Nearly all of these are accompanied by case scenarios. The prone airway scenario starts “A 35-year-old intoxicated male 179 cm tall and weighing 110 kg (BMI 34 kg·m−2) presents to the emergency room with a 12-inch hunting knife lodged in his upper thoracic spine after an altercation at a cottage party” What the hell happens in Halifax?
The book is also an endless string of pearls. Using scenarios to capture the reader’s interest and harness his or her clinical imagination, the chapters offer practical, evidence-based advice. Consider the patient with the 12-inch hunting knife in his upper thoracic spine. The patient needs to be in the prone position, so you would likely consider face-mask ventilation or the use of an extraglottic device. But, what about tracheal intubation? It would be challenging. Would you have considered positioning two operating room tables side by side? With two tables placed side by side, the patient can be supine with the knife in the gap between the tables, permitting management of a supine patient airway. Alternatively, you might place the patient prone but advance the body caudad until the head is fully supported by an assistant. In this position the table can be placed in full reverse Trendelenburg, elevating the head so you can face the patient directly to facilitate fiberoptic intubation.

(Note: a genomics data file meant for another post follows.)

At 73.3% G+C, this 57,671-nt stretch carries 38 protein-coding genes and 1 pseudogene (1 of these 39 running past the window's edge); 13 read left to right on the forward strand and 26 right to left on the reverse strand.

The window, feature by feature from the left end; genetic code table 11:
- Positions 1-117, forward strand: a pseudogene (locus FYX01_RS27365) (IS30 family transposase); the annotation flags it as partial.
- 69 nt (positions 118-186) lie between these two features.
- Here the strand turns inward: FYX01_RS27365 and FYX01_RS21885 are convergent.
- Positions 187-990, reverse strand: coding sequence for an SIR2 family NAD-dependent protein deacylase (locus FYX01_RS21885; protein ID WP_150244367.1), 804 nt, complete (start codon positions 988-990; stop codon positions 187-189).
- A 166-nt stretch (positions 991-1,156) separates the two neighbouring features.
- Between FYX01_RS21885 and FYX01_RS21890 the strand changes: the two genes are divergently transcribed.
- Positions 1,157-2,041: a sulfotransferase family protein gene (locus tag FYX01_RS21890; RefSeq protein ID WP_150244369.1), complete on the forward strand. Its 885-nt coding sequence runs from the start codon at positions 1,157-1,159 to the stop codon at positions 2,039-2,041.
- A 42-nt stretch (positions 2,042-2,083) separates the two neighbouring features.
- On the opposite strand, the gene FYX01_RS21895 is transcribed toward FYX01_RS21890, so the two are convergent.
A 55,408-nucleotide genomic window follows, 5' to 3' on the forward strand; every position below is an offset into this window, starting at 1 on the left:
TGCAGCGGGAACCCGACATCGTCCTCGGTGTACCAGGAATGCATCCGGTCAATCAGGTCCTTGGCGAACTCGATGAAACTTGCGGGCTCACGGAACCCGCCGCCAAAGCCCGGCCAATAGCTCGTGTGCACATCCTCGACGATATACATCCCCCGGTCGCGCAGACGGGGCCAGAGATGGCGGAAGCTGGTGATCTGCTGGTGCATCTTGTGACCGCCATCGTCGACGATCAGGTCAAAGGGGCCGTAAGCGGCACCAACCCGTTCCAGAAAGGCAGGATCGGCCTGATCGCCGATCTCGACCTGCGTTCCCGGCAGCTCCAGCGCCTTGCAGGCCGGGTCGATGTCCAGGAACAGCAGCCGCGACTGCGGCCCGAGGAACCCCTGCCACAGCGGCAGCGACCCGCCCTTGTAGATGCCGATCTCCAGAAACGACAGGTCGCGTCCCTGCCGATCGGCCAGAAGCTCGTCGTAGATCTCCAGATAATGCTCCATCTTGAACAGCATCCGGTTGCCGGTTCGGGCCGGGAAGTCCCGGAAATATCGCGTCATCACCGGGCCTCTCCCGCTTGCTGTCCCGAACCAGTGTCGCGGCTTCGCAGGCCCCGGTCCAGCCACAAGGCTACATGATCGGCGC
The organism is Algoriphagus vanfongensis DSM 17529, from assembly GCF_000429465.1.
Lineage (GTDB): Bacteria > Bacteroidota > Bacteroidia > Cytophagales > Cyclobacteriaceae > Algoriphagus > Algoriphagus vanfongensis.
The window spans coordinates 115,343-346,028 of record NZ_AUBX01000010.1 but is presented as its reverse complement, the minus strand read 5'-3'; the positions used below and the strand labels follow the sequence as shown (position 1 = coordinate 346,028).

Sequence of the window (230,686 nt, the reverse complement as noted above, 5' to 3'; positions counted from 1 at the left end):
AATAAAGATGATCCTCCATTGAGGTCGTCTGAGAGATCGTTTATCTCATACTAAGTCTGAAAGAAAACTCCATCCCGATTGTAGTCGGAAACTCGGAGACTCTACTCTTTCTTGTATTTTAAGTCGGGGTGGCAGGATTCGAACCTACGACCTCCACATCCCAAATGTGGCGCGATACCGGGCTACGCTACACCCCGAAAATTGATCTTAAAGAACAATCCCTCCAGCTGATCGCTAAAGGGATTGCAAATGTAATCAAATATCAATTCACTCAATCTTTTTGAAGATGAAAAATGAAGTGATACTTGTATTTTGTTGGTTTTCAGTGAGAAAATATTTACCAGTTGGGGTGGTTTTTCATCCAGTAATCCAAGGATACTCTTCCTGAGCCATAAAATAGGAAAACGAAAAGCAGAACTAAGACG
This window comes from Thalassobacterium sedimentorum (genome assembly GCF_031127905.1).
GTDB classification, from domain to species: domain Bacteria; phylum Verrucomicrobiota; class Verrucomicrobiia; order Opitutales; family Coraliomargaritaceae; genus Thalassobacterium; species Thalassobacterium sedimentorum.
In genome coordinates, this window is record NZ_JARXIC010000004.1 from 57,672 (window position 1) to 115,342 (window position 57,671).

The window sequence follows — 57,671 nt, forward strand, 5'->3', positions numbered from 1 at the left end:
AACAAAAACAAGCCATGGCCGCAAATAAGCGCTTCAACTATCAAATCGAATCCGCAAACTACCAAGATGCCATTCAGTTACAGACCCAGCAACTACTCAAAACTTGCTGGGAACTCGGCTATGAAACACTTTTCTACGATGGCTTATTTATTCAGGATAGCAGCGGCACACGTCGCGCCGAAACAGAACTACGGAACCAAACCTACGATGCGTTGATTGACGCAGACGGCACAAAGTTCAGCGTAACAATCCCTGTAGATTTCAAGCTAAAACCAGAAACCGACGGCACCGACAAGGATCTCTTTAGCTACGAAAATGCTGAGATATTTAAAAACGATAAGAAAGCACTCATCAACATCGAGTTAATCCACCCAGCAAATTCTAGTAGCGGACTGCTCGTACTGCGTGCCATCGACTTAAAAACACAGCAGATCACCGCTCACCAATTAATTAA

I have no way of knowing if reading this book will change clinical outcomes. However, I believe the author’s use of case scenario → background information → tips and tricks → case resolution → knowledge assessment questions represents state-of-the-art written didactic teaching. The vivid cases are readily envisioned, such as the patient with the 12-inch hunting knife. The stress of the anesthesiologist is palpable. Wrapping these envisioned cases with strings of clinical pearls commits the tips and tricks to memory. That is why anesthesiologists should read the book now, before they encounter these cases in real life. There is no time to look up a reference in the intensely focused seconds of airway compromise. But, there is time to call for help, of course, which the authors repeatedly identify as the first step in managing a difficult airway.